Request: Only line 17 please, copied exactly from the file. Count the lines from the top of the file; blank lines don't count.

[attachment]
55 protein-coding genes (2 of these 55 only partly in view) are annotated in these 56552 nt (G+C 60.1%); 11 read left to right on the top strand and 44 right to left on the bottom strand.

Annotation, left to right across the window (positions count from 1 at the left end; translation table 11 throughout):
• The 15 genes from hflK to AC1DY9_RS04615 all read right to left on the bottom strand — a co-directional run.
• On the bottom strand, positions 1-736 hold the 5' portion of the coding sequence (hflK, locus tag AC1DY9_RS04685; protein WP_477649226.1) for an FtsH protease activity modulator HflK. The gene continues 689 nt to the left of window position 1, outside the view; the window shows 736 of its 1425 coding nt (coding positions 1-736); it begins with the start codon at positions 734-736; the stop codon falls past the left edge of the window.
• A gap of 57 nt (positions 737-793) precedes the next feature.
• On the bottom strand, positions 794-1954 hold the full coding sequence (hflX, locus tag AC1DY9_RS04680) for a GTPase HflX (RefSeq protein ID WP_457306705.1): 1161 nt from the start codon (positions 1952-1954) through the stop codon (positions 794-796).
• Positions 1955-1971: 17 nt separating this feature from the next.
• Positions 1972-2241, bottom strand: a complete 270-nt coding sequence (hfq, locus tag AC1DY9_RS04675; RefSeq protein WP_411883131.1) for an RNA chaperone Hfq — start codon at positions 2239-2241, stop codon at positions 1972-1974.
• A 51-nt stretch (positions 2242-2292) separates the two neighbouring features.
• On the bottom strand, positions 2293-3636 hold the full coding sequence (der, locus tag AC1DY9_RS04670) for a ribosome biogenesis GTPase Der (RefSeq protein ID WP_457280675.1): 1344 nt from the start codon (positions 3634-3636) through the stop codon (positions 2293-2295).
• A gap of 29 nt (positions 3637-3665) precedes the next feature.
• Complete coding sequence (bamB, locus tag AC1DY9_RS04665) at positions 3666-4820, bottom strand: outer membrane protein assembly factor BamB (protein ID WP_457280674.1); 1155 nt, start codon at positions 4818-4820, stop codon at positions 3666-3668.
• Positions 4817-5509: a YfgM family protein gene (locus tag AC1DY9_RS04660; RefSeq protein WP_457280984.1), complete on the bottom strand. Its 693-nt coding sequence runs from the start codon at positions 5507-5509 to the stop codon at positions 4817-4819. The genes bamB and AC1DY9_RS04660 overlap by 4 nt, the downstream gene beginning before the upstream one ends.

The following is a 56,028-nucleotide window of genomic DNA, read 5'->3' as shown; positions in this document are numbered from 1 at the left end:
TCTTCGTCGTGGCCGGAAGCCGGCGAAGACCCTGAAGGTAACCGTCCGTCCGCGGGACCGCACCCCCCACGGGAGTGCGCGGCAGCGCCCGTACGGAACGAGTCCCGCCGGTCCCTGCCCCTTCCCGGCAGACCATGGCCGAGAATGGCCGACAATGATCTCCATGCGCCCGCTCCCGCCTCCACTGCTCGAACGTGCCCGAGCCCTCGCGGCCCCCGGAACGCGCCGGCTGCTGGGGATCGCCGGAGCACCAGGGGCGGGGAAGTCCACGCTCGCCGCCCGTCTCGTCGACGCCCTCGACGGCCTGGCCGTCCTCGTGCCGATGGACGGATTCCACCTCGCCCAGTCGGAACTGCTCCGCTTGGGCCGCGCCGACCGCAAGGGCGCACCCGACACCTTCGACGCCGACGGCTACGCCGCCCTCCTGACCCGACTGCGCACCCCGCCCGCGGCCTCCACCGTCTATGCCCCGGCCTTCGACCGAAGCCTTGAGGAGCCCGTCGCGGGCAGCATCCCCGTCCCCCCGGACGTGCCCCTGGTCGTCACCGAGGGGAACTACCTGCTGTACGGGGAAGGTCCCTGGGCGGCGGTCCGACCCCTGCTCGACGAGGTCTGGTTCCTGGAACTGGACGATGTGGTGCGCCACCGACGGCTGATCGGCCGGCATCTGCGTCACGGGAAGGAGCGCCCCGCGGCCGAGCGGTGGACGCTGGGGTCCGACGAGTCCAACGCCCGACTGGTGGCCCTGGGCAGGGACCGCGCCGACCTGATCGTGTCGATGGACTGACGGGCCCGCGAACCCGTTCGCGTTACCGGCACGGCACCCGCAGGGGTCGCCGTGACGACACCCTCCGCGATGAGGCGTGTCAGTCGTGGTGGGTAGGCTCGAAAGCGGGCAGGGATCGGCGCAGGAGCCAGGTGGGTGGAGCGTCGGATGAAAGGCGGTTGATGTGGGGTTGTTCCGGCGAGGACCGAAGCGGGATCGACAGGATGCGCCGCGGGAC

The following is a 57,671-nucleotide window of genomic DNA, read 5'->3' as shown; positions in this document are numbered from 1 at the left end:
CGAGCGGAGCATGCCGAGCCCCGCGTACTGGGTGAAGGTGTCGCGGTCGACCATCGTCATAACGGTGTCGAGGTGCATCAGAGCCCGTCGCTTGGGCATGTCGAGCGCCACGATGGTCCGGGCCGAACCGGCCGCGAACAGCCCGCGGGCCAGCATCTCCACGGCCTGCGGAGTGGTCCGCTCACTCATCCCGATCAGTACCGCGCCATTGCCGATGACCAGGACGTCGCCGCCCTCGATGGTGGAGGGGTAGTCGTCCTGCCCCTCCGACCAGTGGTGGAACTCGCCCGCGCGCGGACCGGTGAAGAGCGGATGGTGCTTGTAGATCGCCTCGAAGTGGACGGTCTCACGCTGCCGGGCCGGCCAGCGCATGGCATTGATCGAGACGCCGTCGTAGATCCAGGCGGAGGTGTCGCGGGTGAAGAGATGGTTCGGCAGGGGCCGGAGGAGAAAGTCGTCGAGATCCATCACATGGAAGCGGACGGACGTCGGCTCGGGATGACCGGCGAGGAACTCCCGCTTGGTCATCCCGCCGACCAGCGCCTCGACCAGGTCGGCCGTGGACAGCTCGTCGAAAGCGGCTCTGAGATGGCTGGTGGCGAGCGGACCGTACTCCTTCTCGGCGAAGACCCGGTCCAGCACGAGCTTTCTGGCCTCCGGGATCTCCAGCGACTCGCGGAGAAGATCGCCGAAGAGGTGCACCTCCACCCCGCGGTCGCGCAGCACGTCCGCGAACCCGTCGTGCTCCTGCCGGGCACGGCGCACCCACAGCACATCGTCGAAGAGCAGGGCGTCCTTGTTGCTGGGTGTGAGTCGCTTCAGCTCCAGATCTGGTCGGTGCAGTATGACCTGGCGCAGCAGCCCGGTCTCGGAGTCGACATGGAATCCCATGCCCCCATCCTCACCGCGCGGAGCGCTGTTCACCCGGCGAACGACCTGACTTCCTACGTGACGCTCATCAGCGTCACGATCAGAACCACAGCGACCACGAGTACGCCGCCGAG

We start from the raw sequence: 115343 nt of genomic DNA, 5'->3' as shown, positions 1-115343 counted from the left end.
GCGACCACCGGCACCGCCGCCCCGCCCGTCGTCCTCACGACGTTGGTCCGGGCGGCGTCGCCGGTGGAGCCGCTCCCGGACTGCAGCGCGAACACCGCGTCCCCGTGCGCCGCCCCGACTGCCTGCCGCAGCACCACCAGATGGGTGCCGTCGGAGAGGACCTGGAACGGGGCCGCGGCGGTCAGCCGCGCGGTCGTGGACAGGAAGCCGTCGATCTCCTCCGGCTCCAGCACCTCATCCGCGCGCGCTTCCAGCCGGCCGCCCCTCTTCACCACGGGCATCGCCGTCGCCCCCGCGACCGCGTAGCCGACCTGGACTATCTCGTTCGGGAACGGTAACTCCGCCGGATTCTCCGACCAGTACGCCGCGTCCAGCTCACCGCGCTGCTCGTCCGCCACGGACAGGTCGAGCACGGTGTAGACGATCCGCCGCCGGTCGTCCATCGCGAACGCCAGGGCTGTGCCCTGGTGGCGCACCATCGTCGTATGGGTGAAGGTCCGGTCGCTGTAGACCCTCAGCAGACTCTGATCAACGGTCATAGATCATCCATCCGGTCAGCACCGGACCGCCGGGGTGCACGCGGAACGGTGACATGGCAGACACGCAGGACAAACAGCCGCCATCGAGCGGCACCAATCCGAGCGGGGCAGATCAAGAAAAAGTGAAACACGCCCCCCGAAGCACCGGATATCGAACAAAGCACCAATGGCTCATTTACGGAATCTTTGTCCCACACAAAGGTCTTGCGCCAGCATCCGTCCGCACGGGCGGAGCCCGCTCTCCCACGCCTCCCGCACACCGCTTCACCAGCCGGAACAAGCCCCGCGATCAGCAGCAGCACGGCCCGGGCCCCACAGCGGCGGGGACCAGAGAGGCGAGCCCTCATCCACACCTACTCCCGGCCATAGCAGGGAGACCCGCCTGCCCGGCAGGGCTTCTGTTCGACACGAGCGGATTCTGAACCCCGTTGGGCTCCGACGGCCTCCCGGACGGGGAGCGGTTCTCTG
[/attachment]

CGAGCGGAGCATGCCGAGCCCCGCGTACTGGGTGAAGGTGTCGCGGTCGACCATCGTCATAACGGTGTCGAGGTGCATCAGAGCCCGTCGCTTGGGCATGTCGAGCGCCACGATGGTCCGGGCCGAACCGGCCGCGAACAGCCCGCGGGCCAGCATCTCCACGGCCTGCGGAGTGGTCCGCTCACTCATCCCGATCAGTACCGCGCCATTGCCGATGACCAGGACGTCGCCGCCCTCGATGGTGGAGGGGTAGTCGTCCTGCCCCTCCGACCAGTGGTGGAACTCGCCCGCGCGCGGACCGGTGAAGAGCGGATGGTGCTTGTAGATCGCCTCGAAGTGGACGGTCTCACGCTGCCGGGCCGGCCAGCGCATGGCATTGATCGAGACGCCGTCGTAGATCCAGGCGGAGGTGTCGCGGGTGAAGAGATGGTTCGGCAGGGGCCGGAGGAGAAAGTCGTCGAGATCCATCACATGGAAGCGGACGGACGTCGGCTCGGGATGACCGGCGAGGAACTCCCGCTTGGTCATCCCGCCGACCAGCGCCTCGACCAGGTCGGCCGTGGACAGCTCGTCGAAAGCGGCTCTGAGATGGCTGGTGGCGAGCGGACCGTACTCCTTCTCGGCGAAGACCCGGTCCAGCACGAGCTTTCTGGCCTCCGGGATCTCCAGCGACTCGCGGAGAAGATCGCCGAAGAGGTGCACCTCCACCCCGCGGTCGCGCAGCACGTCCGCGAACCCGTCGTGCTCCTGCCGGGCACGGCGCACCCACAGCACATCGTCGAAGAGCAGGGCGTCCTTGTTGCTGGGTGTGAGTCGCTTCAGCTCCAGATCTGGTCGGTGCAGTATGACCTGGCGCAGCAGCCCGGTCTCGGAGTCGACATGGAATCCCATGCCCCCATCCTCACCGCGCGGAGCGCTGTTCACCCGGCGAACGACCTGACTTCCTACGTGACGCTCATCAGCGTCACGATCAGAACCACAGCGACCACGAGTACGCCGCCGAG